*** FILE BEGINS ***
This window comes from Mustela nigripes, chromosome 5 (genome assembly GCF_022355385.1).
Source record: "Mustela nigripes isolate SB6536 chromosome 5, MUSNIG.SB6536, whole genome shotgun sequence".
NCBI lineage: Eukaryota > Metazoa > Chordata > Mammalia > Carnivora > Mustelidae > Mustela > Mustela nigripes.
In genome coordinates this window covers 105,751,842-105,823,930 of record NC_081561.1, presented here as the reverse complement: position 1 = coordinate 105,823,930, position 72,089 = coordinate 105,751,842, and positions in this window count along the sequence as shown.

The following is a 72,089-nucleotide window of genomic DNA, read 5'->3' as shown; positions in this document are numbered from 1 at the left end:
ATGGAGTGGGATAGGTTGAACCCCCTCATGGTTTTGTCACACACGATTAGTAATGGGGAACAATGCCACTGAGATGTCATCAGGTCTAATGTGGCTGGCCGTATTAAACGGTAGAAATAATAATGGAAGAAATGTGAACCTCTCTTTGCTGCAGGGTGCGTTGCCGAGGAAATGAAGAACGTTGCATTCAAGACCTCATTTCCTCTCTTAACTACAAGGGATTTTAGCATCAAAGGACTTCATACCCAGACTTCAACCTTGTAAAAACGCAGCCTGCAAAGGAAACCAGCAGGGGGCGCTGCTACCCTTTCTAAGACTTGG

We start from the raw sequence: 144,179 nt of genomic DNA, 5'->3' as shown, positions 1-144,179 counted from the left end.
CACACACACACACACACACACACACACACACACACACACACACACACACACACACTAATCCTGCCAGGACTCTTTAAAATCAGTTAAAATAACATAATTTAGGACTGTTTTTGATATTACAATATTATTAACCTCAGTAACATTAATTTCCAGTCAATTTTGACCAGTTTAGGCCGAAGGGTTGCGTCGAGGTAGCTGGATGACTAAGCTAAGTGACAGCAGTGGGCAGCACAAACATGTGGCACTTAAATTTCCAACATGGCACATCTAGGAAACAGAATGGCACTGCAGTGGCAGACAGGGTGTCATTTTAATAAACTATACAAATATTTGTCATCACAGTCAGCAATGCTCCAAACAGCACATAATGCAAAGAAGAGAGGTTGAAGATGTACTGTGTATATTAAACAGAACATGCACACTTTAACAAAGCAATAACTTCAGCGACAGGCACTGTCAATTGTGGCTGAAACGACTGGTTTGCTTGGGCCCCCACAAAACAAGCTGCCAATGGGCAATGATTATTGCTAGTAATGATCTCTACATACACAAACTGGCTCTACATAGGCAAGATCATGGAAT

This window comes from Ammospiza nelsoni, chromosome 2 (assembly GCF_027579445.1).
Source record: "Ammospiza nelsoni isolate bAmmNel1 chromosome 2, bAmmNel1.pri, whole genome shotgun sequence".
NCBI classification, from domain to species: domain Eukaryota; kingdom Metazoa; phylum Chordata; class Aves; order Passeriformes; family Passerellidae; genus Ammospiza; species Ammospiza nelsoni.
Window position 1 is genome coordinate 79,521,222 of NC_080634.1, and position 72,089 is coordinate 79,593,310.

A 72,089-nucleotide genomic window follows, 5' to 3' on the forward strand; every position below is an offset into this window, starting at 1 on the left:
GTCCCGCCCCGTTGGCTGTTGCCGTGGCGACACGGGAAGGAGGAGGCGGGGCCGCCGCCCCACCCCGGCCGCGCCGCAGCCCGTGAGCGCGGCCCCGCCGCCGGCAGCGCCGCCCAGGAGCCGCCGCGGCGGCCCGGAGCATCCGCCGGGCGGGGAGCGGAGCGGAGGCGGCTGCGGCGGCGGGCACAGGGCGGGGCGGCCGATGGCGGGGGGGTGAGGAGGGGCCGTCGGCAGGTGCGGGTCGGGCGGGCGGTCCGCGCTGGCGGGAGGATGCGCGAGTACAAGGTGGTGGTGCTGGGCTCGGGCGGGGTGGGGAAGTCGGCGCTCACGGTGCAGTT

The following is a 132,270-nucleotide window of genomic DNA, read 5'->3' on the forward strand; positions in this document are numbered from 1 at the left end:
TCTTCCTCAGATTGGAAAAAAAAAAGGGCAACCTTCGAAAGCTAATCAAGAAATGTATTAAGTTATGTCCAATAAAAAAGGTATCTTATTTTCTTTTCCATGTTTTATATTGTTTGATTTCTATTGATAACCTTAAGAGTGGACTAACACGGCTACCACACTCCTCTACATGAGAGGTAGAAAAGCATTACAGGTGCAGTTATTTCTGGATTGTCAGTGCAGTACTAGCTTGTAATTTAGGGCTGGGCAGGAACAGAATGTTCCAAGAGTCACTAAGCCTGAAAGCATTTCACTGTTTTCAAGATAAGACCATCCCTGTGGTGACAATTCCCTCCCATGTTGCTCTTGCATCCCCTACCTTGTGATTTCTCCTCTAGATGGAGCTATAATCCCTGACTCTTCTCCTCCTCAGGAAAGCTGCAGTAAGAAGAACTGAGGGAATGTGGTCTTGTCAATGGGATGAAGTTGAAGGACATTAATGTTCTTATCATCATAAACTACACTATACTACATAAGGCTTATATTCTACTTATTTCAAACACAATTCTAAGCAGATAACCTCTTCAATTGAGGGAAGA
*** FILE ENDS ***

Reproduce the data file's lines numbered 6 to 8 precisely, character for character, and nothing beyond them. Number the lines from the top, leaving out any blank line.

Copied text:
ATGGAGTGGGATAGGTTGAACCCCCTCATGGTTTTGTCACACACGATTAGTAATGGGGAACAATGCCACTGAGATGTCATCAGGTCTAATGTGGCTGGCCGTATTAAACGGTAGAAATAATAATGGAAGAAATGTGAACCTCTCTTTGCTGCAGGGTGCGTTGCCGAGGAAATGAAGAACGTTGCATTCAAGACCTCATTTCCTCTCTTAACTACAAGGGATTTTAGCATCAAAGGACTTCATACCCAGACTTCAACCTTGTAAAAACGCAGCCTGCAAAGGAAACCAGCAGGGGGCGCTGCTACCCTTTCTAAGACTTGG

We start from the raw sequence: 144,179 nt of genomic DNA, 5'->3' as shown, positions 1-144,179 counted from the left end.
CACACACACACACACACACACACACACACACACACACACACACACACACACACACTAATCCTGCCAGGACTCTTTAAAATCAGTTAAAATAACATAATTTAGGACTGTTTTTGATATTACAATATTATTAACCTCAGTAACATTAATTTCCAGTCAATTTTGACCAGTTTAGGCCGAAGGGTTGCGTCGAGGTAGCTGGATGACTAAGCTAAGTGACAGCAGTGGGCAGCACAAACATGTGGCACTTAAATTTCCAACATGGCACATCTAGGAAACAGAATGGCACTGCAGTGGCAGACAGGGTGTCATTTTAATAAACTATACAAATATTTGTCATCACAGTCAGCAATGCTCCAAACAGCACATAATGCAAAGAAGAGAGGTTGAAGATGTACTGTGTATATTAAACAGAACATGCACACTTTAACAAAGCAATAACTTCAGCGACAGGCACTGTCAATTGTGGCTGAAACGACTGGTTTGCTTGGGCCCCCACAAAACAAGCTGCCAATGGGCAATGATTATTGCTAGTAATGATCTCTACATACACAAACTGGCTCTACATAGGCAAGATCATGGAAT